<small>[ 21 December 2002, 06:36 AM: Message edited by: salzberg ]</small>

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http://www.jeffsalzberg.com


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 Post subject: Re: Globalisation - will 21C ballet companies look the same?
PostPosted: Sat Dec 21, 2002 5:42 am 
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Location: London, England; Tallinn, Estonia
<img src="http://www.nbt.co.uk/website/images/Dportrait.jpg" alt="" />

I agree Deen that for medium sized companies in particular sharing the costs of a new large scale commission seems like great idea as budgets are squeezed and prices rise. Northern Ballet Theatre hire out their productions successfully and here is their webpage where they advertise this, with "Dracula" proving a notable success.

Perhaps more of a worry is where a handful of choreographers with international reputations have their work produced worldwide. I like Nach Duato's "Jardi Tancat", but I do wonder how many companies perform it? Where reps become very similar i think that is a concern. Bruce Sansom made the point in out interview with us that the Opera world was becoming almost look-alike with the same singers performig the same operas on stages far and wide. Thus there is a need for imagination and to seek out lesser known, but talented choreographers to make work.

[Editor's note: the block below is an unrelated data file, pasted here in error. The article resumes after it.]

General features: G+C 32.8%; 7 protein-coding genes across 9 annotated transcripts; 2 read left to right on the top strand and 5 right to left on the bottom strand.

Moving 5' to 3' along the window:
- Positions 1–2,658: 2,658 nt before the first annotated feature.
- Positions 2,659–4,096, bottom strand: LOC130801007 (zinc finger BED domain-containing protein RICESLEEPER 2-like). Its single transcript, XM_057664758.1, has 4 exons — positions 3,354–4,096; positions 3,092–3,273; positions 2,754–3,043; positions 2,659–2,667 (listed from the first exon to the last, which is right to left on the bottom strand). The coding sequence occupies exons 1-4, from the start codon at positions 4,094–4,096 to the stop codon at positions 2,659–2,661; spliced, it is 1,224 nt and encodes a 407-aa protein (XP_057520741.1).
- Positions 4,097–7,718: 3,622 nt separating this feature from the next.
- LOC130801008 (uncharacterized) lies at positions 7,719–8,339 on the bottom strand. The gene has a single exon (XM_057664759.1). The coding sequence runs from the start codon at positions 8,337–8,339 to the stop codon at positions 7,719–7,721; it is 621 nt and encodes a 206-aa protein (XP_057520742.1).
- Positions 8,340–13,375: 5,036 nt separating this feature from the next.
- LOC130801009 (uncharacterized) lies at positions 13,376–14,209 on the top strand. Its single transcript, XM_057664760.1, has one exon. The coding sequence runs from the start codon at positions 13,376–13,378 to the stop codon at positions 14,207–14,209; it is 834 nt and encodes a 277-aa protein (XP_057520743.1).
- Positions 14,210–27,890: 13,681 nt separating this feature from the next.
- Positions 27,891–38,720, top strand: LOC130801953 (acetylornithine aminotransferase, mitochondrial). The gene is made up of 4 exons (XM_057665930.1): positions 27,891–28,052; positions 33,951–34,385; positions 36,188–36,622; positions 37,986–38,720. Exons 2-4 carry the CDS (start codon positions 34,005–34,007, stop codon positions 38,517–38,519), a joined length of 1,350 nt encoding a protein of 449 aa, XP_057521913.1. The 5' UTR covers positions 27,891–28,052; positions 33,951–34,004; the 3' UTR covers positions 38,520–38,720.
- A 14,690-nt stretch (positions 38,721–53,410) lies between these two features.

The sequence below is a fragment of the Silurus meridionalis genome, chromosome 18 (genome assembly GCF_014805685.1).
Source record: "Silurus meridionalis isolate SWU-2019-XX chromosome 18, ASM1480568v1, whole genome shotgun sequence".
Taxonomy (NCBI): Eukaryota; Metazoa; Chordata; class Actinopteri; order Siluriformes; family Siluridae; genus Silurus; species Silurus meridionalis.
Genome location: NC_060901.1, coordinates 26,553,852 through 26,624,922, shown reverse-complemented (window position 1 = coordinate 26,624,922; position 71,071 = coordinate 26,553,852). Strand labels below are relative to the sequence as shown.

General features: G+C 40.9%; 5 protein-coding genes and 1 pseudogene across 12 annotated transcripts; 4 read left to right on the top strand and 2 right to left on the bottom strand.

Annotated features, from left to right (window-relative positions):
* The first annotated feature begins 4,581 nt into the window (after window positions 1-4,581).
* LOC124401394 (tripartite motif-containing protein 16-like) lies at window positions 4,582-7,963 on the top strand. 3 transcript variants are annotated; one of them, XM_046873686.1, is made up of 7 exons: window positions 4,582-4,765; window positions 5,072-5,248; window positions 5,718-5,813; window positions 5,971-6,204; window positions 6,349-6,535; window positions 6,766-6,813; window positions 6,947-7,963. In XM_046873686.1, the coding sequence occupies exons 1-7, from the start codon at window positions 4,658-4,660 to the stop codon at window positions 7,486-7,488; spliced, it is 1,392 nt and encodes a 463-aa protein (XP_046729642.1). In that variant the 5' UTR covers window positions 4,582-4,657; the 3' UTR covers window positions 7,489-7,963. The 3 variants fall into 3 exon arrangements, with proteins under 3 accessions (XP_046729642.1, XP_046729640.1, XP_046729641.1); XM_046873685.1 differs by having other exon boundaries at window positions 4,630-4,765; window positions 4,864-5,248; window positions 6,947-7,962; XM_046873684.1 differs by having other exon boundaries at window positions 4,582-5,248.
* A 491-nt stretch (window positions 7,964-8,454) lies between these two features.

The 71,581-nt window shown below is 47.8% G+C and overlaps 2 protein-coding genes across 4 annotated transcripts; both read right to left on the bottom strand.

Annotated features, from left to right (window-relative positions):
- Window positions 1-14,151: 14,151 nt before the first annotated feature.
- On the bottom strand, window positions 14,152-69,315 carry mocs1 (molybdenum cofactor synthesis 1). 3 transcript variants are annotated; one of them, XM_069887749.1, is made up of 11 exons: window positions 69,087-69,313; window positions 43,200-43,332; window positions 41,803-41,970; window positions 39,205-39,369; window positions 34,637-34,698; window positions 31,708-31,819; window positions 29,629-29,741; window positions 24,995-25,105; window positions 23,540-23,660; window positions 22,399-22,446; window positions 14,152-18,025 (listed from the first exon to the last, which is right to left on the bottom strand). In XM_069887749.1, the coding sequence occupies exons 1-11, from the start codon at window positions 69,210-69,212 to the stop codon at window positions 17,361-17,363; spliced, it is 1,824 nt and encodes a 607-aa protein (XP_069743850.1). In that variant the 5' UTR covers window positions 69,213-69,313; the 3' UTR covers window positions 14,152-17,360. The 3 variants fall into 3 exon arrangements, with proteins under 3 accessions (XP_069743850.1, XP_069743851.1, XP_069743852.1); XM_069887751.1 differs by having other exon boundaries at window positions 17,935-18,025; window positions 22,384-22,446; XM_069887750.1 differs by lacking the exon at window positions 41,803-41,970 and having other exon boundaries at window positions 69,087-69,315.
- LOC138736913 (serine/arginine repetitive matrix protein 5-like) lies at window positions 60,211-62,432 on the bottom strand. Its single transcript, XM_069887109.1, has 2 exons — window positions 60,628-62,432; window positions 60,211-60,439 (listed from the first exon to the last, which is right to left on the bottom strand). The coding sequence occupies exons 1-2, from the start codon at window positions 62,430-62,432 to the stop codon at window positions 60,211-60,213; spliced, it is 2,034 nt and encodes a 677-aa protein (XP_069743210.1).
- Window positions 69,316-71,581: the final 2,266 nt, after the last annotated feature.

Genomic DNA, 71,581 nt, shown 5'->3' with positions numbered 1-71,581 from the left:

On the other hand i have just seen English National Ballet's production of Marks Morris' "Drink to me only", which is such an outstanding work that I am delighted that UK audiences have the chance to enjoy it. So I guess we are talking about the need for a balance of distictive national rep combined with the 19thC, 20thC and the forthcoming 21stC classics from around the world.

<small>[ 21 December 2002, 06:43 AM: Message edited by: Stuart Sweeney ]</small>


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 Post subject: Re: Globalisation - will 21C ballet companies look the same?
PostPosted: Sat Dec 21, 2002 6:12 am 
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That's a good argument for seeing things, Stuart, but do you think it's a persuasive one for your (read your anywhere) company to do them all? Is it maybe a reason why there ought to be more touring so we can see others do them? I know the economic problem, but speak here only of the artistic one. If everyone felt more touring was the answer, then I suppose we would have to figure out how on earth they used to make it happen and then how on earth it could happen now.


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 Post subject: Re: Globalisation - will 21C ballet companies look the same?
PostPosted: Sat Dec 21, 2002 8:14 am 
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I've copied this posting from mehunt on this theme:

--------------------------------------------------------------------------------

I have to say I'm disappointed that so few American directors are going over there. The globalization issue is one that really affects the companies over here.